Editorial: A less than fond farewell to Monique Davis
When is double-dipping not double-dipping? When the person double-dipping is a machine Democrat.
When is anti-semitism not anti-semitism? When the anti-semite is a machine Democrat.
When is slander against members of a police force not slander? When the slanderer is a machine Democrat.
Double standard? You bet. And retiring State Rep. Monique Davis has benefited from it for the last 29 years.
Take the double-dipping, for instance. Even then-Governor Rod Blagojevich called her on it in 2008, accusing her of drawing salaries both from the city of Chicago as a teacher-administrator and from the state of Illinois as a member of the legislature.
Blagojevich was no paragon of ethical practice, so Davis' abuse had to be brazen to get his attention. Nevertheless, she denied the accusation, and that was that.
In 1996, Davis used what she apparently thought was a witty anti-semitic slur to disparage a witness testifying before the legislature on behalf of a proposal to establish a merit pay program for Chicago teachers – a system that might have greatly improved our school system, had it been enacted, and weeded out incompetents like her.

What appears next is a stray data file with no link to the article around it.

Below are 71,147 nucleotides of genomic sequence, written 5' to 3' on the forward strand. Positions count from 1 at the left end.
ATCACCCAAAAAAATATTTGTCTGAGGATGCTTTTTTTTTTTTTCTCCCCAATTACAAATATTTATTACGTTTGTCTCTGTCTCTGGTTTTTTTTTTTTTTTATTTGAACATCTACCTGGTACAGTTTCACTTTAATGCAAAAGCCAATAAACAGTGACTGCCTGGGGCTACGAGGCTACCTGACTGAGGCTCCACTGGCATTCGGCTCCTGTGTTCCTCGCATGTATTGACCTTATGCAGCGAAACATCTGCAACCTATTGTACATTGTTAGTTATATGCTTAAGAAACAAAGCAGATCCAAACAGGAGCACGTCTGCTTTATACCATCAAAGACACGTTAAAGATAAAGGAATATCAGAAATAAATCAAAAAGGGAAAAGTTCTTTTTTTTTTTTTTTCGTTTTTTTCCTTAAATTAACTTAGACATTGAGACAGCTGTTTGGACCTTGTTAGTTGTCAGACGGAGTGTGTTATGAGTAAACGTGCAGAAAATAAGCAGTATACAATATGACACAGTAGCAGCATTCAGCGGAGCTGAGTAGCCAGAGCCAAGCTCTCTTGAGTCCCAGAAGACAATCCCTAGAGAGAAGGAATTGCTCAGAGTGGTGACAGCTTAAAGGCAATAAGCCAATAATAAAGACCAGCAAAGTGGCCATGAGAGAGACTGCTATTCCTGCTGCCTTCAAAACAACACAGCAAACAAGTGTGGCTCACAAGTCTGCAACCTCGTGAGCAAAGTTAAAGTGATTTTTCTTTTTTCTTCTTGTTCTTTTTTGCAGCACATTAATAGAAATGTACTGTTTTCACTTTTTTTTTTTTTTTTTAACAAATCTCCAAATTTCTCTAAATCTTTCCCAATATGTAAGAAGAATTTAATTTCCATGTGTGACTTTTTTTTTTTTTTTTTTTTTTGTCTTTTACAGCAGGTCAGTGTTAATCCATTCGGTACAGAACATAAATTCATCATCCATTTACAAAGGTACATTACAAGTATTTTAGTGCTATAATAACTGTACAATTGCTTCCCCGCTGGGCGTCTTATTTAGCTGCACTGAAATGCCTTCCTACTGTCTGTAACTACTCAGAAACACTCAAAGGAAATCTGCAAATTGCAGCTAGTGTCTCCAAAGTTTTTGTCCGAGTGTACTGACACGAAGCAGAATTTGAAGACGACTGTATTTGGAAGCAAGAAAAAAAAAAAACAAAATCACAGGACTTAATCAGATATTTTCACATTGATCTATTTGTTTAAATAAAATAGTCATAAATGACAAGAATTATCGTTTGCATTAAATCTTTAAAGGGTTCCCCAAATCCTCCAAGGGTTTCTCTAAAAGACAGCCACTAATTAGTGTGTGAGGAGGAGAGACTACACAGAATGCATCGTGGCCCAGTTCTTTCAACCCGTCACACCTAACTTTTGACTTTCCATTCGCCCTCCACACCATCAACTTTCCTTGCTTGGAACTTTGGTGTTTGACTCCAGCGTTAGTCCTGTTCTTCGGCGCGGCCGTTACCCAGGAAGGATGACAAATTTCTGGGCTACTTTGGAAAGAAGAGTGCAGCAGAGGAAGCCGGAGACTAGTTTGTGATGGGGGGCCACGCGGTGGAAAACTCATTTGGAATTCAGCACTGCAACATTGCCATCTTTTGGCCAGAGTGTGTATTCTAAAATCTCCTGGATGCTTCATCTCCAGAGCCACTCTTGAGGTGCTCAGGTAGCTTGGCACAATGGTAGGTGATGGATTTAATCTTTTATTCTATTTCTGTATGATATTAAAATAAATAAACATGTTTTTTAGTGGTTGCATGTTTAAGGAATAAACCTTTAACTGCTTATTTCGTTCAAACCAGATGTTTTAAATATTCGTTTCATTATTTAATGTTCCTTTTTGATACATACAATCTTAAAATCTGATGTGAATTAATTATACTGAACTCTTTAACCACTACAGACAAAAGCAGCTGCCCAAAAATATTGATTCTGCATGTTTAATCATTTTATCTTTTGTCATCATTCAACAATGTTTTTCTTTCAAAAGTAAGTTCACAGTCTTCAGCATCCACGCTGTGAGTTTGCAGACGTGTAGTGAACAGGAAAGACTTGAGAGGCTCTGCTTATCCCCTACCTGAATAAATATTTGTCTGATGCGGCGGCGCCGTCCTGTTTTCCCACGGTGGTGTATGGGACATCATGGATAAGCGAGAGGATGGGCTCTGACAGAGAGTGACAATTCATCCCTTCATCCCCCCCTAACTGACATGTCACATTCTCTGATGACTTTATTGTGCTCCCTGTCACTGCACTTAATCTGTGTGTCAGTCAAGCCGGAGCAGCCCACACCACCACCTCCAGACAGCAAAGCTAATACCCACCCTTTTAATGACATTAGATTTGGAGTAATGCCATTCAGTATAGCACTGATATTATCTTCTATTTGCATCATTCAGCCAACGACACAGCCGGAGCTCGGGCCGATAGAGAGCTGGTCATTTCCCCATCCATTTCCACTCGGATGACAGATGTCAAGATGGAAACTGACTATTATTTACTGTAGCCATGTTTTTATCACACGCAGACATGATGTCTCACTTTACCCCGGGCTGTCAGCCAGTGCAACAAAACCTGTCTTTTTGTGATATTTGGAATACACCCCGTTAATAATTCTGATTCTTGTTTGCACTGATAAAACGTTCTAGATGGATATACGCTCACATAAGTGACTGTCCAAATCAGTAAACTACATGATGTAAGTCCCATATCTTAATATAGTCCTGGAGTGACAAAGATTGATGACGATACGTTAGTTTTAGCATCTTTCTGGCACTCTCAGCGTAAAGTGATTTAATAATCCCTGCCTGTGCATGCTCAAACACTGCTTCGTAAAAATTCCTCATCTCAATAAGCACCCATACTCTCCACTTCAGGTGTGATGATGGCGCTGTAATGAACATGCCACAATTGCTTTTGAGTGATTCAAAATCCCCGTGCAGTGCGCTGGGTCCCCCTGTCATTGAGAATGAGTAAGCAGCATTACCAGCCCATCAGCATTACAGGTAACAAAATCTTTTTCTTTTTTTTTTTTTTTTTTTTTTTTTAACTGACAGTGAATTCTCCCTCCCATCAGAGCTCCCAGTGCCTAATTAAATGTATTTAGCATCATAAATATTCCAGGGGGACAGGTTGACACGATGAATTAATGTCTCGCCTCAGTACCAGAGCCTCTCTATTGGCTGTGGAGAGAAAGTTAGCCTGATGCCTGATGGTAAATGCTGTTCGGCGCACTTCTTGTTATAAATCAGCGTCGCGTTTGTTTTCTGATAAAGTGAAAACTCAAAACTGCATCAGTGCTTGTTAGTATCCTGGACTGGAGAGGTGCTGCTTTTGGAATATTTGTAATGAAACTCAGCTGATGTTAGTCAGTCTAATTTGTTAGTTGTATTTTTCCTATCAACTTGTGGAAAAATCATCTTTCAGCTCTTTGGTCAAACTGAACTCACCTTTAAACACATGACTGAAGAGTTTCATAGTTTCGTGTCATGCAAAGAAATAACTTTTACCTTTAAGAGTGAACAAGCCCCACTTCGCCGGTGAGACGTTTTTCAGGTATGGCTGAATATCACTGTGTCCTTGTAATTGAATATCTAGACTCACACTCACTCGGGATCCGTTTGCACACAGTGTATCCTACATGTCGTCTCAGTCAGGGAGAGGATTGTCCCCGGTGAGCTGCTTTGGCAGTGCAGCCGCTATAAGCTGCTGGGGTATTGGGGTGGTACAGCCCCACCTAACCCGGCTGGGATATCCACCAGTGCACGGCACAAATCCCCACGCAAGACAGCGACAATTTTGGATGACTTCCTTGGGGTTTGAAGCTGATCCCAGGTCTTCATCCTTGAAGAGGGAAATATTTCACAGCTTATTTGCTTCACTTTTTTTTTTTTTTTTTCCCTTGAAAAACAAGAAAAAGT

She twice referred to Dr. Arnold Weber, president of the Civic Committee of the Commercial Club of Chicago and former president of Northwestern University, as “Dr. Bagel.”
(She also complained at the time that the city was paying over 51 percent of the cost of educating Chicago students, without bothering to explain why taxpayers outside of Chicago should shoulder any part of that burden and glossing over the fact that the budget was bloated by parasitical personnel like herself.)
Just three years ago, Davis got herself in hot water again with her comments on the high murder rate among blacks in the city. "Some people in my community believe the police may be involved in some of these murders," she commented on a Detroit radio show.
An embarrassment for three decades, Monique Davis is finally gone, and we won't miss her.
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